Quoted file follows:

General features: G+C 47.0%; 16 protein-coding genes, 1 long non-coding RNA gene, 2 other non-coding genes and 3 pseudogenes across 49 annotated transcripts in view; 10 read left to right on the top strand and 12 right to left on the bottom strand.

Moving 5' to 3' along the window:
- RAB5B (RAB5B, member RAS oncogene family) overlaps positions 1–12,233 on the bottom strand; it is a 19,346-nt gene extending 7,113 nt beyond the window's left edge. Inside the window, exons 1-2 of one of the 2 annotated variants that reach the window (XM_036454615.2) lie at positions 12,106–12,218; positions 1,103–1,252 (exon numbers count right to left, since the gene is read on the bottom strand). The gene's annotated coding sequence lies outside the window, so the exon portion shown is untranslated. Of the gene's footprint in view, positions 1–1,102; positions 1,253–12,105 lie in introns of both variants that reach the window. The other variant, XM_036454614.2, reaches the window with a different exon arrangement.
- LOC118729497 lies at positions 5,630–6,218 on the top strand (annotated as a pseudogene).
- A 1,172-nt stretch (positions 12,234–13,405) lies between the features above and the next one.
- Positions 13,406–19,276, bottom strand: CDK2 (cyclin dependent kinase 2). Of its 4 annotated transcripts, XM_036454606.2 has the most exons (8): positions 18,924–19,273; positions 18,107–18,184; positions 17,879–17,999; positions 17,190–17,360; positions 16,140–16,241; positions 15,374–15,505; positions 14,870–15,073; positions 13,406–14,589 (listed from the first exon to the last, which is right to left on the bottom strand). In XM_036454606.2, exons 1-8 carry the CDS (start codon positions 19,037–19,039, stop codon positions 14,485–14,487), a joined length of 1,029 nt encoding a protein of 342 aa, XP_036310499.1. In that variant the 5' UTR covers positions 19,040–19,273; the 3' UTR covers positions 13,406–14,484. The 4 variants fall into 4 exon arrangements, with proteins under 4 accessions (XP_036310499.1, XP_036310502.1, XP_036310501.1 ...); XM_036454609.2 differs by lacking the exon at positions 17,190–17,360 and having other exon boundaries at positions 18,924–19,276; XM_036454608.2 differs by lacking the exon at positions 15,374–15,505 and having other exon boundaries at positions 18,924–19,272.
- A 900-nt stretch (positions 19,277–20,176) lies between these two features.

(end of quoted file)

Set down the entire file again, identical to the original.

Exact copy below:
General features: G+C 47.0%; 16 protein-coding genes, 1 long non-coding RNA gene, 2 other non-coding genes and 3 pseudogenes across 49 annotated transcripts in view; 10 read left to right on the top strand and 12 right to left on the bottom strand.

Moving 5' to 3' along the window:
- RAB5B (RAB5B, member RAS oncogene family) overlaps positions 1–12,233 on the bottom strand; it is a 19,346-nt gene extending 7,113 nt beyond the window's left edge. Inside the window, exons 1-2 of one of the 2 annotated variants that reach the window (XM_036454615.2) lie at positions 12,106–12,218; positions 1,103–1,252 (exon numbers count right to left, since the gene is read on the bottom strand). The gene's annotated coding sequence lies outside the window, so the exon portion shown is untranslated. Of the gene's footprint in view, positions 1–1,102; positions 1,253–12,105 lie in introns of both variants that reach the window. The other variant, XM_036454614.2, reaches the window with a different exon arrangement.
- LOC118729497 lies at positions 5,630–6,218 on the top strand (annotated as a pseudogene).
- A 1,172-nt stretch (positions 12,234–13,405) lies between the features above and the next one.
- Positions 13,406–19,276, bottom strand: CDK2 (cyclin dependent kinase 2). Of its 4 annotated transcripts, XM_036454606.2 has the most exons (8): positions 18,924–19,273; positions 18,107–18,184; positions 17,879–17,999; positions 17,190–17,360; positions 16,140–16,241; positions 15,374–15,505; positions 14,870–15,073; positions 13,406–14,589 (listed from the first exon to the last, which is right to left on the bottom strand). In XM_036454606.2, exons 1-8 carry the CDS (start codon positions 19,037–19,039, stop codon positions 14,485–14,487), a joined length of 1,029 nt encoding a protein of 342 aa, XP_036310499.1. In that variant the 5' UTR covers positions 19,040–19,273; the 3' UTR covers positions 13,406–14,484. The 4 variants fall into 4 exon arrangements, with proteins under 4 accessions (XP_036310499.1, XP_036310502.1, XP_036310501.1 ...); XM_036454609.2 differs by lacking the exon at positions 17,190–17,360 and having other exon boundaries at positions 18,924–19,276; XM_036454608.2 differs by lacking the exon at positions 15,374–15,505 and having other exon boundaries at positions 18,924–19,272.
- A 900-nt stretch (positions 19,277–20,176) lies between these two features.